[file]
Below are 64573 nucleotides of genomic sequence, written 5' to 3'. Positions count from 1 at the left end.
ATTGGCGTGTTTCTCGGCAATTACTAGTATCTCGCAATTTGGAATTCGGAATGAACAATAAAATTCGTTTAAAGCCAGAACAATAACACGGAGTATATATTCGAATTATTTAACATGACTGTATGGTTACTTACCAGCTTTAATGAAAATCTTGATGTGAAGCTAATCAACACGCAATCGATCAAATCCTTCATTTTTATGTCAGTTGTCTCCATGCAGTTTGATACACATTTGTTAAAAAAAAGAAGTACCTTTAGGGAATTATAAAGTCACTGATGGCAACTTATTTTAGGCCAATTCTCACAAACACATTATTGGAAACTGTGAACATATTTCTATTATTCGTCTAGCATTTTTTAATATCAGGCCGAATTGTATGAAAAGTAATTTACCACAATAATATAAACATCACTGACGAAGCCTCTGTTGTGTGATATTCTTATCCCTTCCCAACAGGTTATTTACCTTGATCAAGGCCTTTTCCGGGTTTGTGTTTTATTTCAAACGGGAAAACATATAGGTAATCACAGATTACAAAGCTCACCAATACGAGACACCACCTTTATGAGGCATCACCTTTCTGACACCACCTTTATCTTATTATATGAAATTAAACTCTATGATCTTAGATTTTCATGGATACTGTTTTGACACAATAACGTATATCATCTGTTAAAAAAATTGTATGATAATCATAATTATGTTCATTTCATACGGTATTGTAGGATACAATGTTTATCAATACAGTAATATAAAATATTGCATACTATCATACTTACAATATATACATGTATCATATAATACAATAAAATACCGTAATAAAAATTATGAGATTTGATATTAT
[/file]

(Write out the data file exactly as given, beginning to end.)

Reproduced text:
Below are 64573 nucleotides of genomic sequence, written 5' to 3'. Positions count from 1 at the left end.
ATTGGCGTGTTTCTCGGCAATTACTAGTATCTCGCAATTTGGAATTCGGAATGAACAATAAAATTCGTTTAAAGCCAGAACAATAACACGGAGTATATATTCGAATTATTTAACATGACTGTATGGTTACTTACCAGCTTTAATGAAAATCTTGATGTGAAGCTAATCAACACGCAATCGATCAAATCCTTCATTTTTATGTCAGTTGTCTCCATGCAGTTTGATACACATTTGTTAAAAAAAAGAAGTACCTTTAGGGAATTATAAAGTCACTGATGGCAACTTATTTTAGGCCAATTCTCACAAACACATTATTGGAAACTGTGAACATATTTCTATTATTCGTCTAGCATTTTTTAATATCAGGCCGAATTGTATGAAAAGTAATTTACCACAATAATATAAACATCACTGACGAAGCCTCTGTTGTGTGATATTCTTATCCCTTCCCAACAGGTTATTTACCTTGATCAAGGCCTTTTCCGGGTTTGTGTTTTATTTCAAACGGGAAAACATATAGGTAATCACAGATTACAAAGCTCACCAATACGAGACACCACCTTTATGAGGCATCACCTTTCTGACACCACCTTTATCTTATTATATGAAATTAAACTCTATGATCTTAGATTTTCATGGATACTGTTTTGACACAATAACGTATATCATCTGTTAAAAAAATTGTATGATAATCATAATTATGTTCATTTCATACGGTATTGTAGGATACAATGTTTATCAATACAGTAATATAAAATATTGCATACTATCATACTTACAATATATACATGTATCATATAATACAATAAAATACCGTAATAAAAATTATGAGATTTGATATTAT